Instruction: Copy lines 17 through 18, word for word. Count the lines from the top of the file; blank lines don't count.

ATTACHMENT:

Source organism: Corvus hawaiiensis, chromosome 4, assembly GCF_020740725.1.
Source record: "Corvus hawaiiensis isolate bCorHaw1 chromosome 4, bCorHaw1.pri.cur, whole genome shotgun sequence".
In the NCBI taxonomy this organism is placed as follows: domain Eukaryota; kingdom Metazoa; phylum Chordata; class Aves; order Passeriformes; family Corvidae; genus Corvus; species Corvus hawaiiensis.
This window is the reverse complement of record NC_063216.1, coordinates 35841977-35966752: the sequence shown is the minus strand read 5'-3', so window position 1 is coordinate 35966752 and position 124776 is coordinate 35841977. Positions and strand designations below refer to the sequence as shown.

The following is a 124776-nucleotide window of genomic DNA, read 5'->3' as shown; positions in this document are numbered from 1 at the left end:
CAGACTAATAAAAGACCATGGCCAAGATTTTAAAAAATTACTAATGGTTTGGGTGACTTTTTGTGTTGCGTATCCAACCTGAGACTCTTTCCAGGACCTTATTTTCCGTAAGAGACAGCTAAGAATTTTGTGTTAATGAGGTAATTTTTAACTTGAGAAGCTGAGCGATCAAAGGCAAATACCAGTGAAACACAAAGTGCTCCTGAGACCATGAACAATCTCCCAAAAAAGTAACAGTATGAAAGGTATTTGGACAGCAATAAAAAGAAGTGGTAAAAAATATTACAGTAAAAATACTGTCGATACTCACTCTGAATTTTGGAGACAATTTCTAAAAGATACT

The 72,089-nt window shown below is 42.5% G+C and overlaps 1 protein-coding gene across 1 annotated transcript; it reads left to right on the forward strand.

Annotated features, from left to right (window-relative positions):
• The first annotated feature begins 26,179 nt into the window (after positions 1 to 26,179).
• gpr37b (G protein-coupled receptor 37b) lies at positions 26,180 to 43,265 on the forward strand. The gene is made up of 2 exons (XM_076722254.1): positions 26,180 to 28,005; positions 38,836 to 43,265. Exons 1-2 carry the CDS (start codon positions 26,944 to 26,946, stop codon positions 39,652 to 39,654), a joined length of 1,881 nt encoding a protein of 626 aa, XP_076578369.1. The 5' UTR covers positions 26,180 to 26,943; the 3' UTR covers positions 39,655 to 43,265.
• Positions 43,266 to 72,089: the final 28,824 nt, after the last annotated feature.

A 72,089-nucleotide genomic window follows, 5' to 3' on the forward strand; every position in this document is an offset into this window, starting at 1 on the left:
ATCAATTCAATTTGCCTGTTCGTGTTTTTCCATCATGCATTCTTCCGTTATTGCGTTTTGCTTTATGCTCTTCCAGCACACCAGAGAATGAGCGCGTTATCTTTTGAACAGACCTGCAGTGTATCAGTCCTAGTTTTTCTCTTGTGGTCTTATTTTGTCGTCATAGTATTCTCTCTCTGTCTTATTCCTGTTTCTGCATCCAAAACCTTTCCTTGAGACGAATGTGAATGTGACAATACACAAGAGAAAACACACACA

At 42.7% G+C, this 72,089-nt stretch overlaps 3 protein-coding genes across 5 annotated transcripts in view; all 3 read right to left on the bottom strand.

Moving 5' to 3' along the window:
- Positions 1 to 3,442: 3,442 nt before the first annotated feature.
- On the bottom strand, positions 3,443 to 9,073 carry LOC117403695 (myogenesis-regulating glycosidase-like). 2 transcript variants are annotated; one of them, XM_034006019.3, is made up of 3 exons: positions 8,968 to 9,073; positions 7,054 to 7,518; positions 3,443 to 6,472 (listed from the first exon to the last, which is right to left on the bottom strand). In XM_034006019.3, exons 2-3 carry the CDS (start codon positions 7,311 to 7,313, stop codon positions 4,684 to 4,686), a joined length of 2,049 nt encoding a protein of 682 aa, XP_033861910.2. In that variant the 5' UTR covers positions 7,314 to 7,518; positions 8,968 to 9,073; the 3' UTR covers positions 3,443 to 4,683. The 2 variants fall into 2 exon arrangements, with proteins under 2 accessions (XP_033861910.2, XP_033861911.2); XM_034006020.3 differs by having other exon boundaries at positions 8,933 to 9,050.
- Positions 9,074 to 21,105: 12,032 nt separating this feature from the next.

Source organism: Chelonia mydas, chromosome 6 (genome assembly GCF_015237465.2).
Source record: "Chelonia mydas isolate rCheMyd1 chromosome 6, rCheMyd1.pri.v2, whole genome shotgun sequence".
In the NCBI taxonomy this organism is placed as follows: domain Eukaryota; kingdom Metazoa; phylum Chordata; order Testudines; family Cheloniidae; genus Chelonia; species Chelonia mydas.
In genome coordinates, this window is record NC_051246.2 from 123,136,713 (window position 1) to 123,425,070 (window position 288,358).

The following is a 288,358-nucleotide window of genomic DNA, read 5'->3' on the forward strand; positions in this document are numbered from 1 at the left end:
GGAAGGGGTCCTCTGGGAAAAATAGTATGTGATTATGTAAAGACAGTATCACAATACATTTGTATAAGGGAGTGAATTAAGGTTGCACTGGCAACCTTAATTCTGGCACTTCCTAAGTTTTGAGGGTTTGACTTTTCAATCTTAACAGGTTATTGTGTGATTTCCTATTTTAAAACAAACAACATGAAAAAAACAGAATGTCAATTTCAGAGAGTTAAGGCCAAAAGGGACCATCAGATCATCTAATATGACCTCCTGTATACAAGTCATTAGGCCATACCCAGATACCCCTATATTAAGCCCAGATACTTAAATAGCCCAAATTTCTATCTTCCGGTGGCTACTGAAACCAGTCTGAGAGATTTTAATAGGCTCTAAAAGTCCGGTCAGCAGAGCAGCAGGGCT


- On the bottom strand, positions 3,443 to 9,073 carry LOC117403695 (myogenesis-regulating glycosidase-like). 2 transcript variants are annotated; one of them, XM_034006019.3, is made up of 3 exons: positions 8,968 to 9,073; positions 7,054 to 7,518; positions 3,443 to 6,472 (listed from the first exon to the last, which is right to left on the bottom strand). In XM_034006019.3, exons 2-3 carry the CDS (start codon positions 7,311 to 7,313, stop codon positions 4,684 to 4,686), a joined length of 2,049 nt encoding a protein of 682 aa, XP_033861910.2. In that variant the 5' UTR covers positions 7,314 to 7,518; positions 8,968 to 9,073; the 3' UTR covers positions 3,443 to 4,683. The 2 variants fall into 2 exon arrangements, with proteins under 2 accessions (XP_033861910.2, XP_033861911.2); XM_034006020.3 differs by having other exon boundaries at positions 8,933 to 9,050.
- Positions 9,074 to 21,105: 12,032 nt separating this feature from the next.